I have no idea, of course, if she actually lived here; for all I know, this modest (then) one-room cabin was rented out to hired help on the local farms. But I do believe that it was she (and, no doubt, her husband, Joseph Lewis Virts, whom she married in October of 1859) who had the cabin disassembled from its original site down the hill by the dried-up stream, and placed here, 50 yards uphill, on a modern foundation. (Modern, that is, for the late 1800s. Still doing its job admirably, though.) Perhaps at that point, they began to build out from the back, which addition would eventually evolve into Stately Jingo Manor.
How she came by the place in 1874 is a bit of a mystery, yet to be untangled. The deed, on record at the Leesburg Courthouse, shows several couples (in-laws?), none of whose names ring any bells yet, selling her the place. It was some 25 acres then, which she subdivided and sold half of later. The plot she kept was 12 acres, which was in the 1940s subdivided again, giving us the 8 acres we now infest.
I want to call your particular attention to the date that Sarah and Joseph tied the nuptial knot: October 8, 1859. Can you name a time and place less auspicious to start a life of wedded bliss? Eight days after the Blessed Event, John Brown commenced his antics at Harpers Ferry, a mile and a half upstream from us. I have to imagine Joseph and Sarah, perhaps dewy with amorous sweat after a vigorous honeymoon boffing, sitting and cooling themselves on the front porch on October 16 of that year. Along down the road comes perhaps a tinker, or a passing drummer: "Have you folks heard about what's going on up at the Ferry? Some blessed lunatic has holed himself up in the Armory, hostages and all! What's this world coming to? At any rate, I hear the Federals are on their way up there, soon have the situation under control..."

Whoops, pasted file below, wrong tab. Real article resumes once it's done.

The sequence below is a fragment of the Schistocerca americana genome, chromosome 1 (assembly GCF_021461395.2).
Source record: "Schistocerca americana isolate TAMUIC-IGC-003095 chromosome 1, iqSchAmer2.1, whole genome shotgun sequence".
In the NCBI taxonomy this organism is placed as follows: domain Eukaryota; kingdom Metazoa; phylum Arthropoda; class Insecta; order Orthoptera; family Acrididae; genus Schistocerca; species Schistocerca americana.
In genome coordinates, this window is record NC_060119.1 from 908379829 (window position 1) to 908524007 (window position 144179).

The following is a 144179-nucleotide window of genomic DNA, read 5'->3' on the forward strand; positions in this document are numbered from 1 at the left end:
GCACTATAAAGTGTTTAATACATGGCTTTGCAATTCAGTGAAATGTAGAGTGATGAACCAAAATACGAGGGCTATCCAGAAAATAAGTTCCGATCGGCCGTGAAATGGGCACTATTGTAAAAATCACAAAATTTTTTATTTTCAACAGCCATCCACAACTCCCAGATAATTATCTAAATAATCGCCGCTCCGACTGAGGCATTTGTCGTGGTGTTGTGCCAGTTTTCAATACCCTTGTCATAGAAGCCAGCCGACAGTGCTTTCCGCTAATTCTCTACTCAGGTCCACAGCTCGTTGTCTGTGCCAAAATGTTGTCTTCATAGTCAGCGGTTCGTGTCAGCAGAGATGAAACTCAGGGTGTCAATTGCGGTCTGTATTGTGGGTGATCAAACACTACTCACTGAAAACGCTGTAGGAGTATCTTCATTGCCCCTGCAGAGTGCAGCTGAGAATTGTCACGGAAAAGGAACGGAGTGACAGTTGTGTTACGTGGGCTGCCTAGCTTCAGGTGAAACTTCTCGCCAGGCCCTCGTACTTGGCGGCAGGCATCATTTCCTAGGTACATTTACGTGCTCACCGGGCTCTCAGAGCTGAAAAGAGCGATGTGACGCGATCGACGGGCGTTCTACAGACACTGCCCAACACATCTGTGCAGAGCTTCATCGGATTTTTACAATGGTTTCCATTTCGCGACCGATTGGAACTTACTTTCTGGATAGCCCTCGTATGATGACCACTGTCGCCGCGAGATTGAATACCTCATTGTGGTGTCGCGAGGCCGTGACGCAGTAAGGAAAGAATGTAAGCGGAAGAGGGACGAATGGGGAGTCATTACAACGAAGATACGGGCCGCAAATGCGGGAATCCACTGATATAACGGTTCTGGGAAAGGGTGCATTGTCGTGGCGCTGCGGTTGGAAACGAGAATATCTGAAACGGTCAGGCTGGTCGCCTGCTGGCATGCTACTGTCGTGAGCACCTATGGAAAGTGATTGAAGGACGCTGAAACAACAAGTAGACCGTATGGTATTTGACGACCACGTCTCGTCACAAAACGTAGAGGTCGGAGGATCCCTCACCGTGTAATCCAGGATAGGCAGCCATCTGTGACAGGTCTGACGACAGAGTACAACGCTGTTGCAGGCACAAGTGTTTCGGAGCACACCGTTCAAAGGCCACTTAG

Under control, indeed.... Two of Sarah's children, Susan Alverda and Rosa Althea (such aromatic names!) were born August 1861 and [no month given] 1863, respectively.
They say that the cannonfire of Sharpsburg was clearly audible here. Gettysburg too, if not so clearly -- probably more like distant thunder.
Helluva time to start raising kids.
Pee Ess: You Loudoun locals: You can do worse than spend a leisurely moment with the Loudoun Aerial Archive. Aerial photos of your very own dear old homestead (or the cornfield where it would be built) from 1937. Don't say I never told you anything useful.